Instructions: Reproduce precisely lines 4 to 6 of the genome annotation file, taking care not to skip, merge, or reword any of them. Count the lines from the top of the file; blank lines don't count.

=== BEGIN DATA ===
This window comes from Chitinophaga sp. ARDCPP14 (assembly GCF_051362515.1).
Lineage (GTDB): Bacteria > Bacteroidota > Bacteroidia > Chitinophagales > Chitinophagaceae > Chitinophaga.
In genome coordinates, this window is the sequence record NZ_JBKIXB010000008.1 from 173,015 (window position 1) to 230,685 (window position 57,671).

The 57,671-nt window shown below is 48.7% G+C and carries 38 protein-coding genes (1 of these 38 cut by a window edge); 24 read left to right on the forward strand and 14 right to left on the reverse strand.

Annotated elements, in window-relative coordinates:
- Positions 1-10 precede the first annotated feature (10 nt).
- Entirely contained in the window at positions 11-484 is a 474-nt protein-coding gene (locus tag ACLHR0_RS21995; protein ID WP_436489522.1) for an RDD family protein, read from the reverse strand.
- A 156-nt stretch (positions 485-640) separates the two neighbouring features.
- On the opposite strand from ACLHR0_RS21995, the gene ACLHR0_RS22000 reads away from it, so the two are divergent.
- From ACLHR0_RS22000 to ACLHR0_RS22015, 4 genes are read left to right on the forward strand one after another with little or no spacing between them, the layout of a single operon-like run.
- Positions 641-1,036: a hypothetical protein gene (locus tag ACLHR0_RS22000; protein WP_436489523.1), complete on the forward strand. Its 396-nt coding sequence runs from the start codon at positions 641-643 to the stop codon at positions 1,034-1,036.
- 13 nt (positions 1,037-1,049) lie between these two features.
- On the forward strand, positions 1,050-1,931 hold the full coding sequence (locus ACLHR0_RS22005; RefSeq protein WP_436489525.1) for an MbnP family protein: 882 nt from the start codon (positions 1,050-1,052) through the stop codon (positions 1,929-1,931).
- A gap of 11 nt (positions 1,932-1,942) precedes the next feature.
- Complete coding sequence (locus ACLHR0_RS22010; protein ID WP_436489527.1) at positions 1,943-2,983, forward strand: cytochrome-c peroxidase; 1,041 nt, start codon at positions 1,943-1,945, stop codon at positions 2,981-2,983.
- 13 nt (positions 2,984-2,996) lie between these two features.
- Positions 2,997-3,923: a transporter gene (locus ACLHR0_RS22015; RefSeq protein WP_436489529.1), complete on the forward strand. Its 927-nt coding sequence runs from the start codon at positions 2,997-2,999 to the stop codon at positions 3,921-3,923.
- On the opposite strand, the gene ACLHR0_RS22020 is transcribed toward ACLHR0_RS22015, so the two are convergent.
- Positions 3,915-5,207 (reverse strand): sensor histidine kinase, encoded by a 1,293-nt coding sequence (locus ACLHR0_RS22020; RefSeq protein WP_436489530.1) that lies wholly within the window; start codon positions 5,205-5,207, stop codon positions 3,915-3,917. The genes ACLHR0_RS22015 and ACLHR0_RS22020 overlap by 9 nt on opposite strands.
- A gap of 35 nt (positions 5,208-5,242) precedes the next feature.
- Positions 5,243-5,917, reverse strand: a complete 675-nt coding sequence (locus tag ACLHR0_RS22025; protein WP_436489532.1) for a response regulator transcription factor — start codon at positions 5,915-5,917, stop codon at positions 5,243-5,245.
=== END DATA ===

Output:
The 57,671-nt window shown below is 48.7% G+C and carries 38 protein-coding genes (1 of these 38 cut by a window edge); 24 read left to right on the forward strand and 14 right to left on the reverse strand.

Annotated elements, in window-relative coordinates:
- Positions 1-10 precede the first annotated feature (10 nt).